The birds are getting very active here at Te Rakau with warmer weather and longer days stimulating breeding behaviour. I heard my first shining cuckoo call on Friday September 30 so the little grey warblers will be exceptionally busy if they end up rearing cuckoo chicks that are much bigger than themselves. In fact these industrious little birds have probably already reared a clutch of their own chicks before the cuckoos invade their nests as a safety mechanism to ensure their own future.
On Onoke Spit the Caspian Terns are starting to group up and begin the ritual of fishing for their mates – a kind of bird foreplay! We are keeping a much closer watch on their nesting site and have upped the number of traps along the spit to give them a better chance of rearing chicks successfully this year. Let’s hope that humans and their dogs play their part too and leave the birds in peace for the breeding season which can go well into January.
Caspian Terns and chick
Last weekend we hosted John and Gail Cheyne from Lake Hatuma in Central Hawks Bay. John is and ex NZ Wild Life officer and extremely knowledgeable about our matuku. He and his wife Gail are the official recorders of bittern populations in the Wairarapa Moana. On Sunday evening they heard 3 booming males around the Pounui Lagoons and just to add more excitement, early the next morning John heard the 3 males again plus a female response call. We are very pleased because there appears to be 1 more booming male than when the survey was completed a couple of years ago. It would appear that the predator control work around this important wetland area is making a difference. Let’s hope the birds breed successfully again this year.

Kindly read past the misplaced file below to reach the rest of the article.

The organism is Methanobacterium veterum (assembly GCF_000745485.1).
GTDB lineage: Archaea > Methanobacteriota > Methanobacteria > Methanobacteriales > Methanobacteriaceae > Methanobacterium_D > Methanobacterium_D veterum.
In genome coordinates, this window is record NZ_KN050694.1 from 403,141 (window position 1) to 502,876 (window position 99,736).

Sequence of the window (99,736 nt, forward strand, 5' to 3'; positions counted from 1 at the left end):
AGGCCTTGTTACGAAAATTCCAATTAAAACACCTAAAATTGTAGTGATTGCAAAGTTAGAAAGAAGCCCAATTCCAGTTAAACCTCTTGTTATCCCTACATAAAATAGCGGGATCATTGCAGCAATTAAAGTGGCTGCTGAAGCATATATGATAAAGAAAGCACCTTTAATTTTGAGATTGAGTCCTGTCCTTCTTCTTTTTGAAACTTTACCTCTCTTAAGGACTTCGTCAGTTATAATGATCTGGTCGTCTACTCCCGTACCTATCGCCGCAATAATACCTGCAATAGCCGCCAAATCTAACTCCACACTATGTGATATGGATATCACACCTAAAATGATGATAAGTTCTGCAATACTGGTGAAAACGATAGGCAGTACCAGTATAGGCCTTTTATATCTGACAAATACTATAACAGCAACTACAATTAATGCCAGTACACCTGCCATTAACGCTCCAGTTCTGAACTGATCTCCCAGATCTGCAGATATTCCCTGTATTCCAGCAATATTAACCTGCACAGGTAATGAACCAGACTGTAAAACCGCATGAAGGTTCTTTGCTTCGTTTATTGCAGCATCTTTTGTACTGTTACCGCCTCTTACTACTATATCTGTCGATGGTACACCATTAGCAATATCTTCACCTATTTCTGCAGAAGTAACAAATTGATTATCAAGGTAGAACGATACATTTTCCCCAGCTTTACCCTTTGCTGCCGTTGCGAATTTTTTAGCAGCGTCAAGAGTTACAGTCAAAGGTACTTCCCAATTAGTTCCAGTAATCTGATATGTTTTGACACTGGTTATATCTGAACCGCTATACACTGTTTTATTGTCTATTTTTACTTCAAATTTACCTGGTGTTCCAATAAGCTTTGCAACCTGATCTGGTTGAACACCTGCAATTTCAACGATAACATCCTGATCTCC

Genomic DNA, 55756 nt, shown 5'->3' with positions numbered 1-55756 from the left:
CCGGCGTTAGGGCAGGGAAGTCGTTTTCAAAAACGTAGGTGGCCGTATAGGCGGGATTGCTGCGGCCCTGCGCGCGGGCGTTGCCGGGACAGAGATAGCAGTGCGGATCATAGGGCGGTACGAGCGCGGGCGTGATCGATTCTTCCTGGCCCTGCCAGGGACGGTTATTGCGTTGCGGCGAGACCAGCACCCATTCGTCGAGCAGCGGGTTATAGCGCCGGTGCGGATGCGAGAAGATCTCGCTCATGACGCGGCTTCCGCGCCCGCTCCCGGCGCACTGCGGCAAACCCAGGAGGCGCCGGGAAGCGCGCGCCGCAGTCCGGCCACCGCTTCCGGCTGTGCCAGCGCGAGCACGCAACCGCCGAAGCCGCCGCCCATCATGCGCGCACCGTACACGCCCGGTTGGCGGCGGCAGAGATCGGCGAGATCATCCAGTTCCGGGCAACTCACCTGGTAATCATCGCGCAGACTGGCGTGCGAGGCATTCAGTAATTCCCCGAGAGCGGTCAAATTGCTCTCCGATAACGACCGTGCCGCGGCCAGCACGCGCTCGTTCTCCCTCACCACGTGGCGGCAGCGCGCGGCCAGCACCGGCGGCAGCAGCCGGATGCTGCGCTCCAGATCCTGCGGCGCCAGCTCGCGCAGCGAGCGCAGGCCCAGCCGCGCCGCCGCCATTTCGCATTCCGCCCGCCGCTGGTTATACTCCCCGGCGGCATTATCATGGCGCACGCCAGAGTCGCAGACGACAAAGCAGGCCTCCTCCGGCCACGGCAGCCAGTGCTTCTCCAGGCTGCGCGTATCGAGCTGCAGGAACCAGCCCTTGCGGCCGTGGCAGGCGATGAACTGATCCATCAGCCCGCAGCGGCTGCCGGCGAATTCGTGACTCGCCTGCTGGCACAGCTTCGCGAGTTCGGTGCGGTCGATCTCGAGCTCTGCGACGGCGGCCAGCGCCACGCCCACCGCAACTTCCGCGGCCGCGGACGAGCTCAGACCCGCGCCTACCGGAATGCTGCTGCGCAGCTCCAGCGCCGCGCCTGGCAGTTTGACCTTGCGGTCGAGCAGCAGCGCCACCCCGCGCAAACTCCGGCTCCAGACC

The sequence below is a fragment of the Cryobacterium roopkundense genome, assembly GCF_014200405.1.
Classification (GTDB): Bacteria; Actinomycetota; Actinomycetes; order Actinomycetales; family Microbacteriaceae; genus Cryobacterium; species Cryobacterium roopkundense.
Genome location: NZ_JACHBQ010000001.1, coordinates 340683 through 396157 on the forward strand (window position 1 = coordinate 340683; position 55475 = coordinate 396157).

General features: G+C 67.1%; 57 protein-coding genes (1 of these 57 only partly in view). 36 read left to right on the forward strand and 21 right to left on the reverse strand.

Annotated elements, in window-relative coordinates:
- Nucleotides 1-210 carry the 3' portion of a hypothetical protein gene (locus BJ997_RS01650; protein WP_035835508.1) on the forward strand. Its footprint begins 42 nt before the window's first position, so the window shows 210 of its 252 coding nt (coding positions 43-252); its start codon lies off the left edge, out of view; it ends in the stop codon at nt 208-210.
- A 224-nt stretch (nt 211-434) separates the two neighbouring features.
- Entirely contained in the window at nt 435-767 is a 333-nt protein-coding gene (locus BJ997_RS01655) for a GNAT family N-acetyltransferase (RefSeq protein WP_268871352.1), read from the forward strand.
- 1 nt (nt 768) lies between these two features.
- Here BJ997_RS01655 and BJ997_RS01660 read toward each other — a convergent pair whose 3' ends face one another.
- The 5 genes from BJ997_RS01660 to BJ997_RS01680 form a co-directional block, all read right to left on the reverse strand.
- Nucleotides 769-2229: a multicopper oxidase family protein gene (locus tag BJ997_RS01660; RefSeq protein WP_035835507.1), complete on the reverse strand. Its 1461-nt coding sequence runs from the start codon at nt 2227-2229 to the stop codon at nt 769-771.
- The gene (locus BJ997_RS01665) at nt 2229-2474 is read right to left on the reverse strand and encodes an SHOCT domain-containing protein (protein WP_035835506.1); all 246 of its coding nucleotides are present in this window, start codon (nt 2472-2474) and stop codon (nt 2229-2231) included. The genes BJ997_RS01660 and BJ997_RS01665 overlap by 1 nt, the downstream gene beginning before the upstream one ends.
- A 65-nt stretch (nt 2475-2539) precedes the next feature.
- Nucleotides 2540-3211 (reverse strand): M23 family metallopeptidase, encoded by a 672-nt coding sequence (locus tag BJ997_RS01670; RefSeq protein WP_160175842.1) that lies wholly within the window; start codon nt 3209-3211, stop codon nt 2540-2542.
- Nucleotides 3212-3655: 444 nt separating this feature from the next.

Trying to hide
Just caught a fish!
We are very thrilled to have these new signs at our local sites as part of the wider promotion of Wairarapa Moana.
Entrance to Onoke Spit
This sign at the western End of Onoke Spit features the Caspian Tern who have begun their breeding behaviour. Last Sunday Dougal and I saw 21 birds congregated together at the end of the spit beginning their breeding rituals. As the pairs bond they go off to find fish to bring to their mates. We saw some of this behaviour just starting. It will probably be another month before eggs are laid but it is important that the birds are not disturbed during this important time. The “closed area” signs are up and so far vehicles seem to be keeping away.
Pounui Wetlands sign
The main bird featured on the sign overlooking Lake Onoke and at the entrance to the Pounui wetlands is a Grey Teal. These delightful little ducks are a joy to watch at this time of year. We have recently erected some nesting boxes around our big pond at Te Rakau specifically for Grey Teal. We are hoping that they will use the boxes so that we can help to increase the population of this charming native duck.
The banded dotterels are in full breeding plumage and some are even beginning to sit on eggs. Dougal and I visited Onoke Spit today and saw many of these delightful little birds in pairs spread out on the Spit. Let’s hope they’re not too early with their breeding behaviour as a late winter/spring storm could still be a possibility.
Pair of banded dotterels
We also saw four Caspian terns and plenty of black backed gulls enjoying the sunshine.
Caspian tern in flight
Saturday was a special day to go bird watching. Not only was it world E-Bird day – E Bird is a world wide birdwatching website hosted by Cornell University in USA – the weather was still and warm and Onoke Spit was full of birds.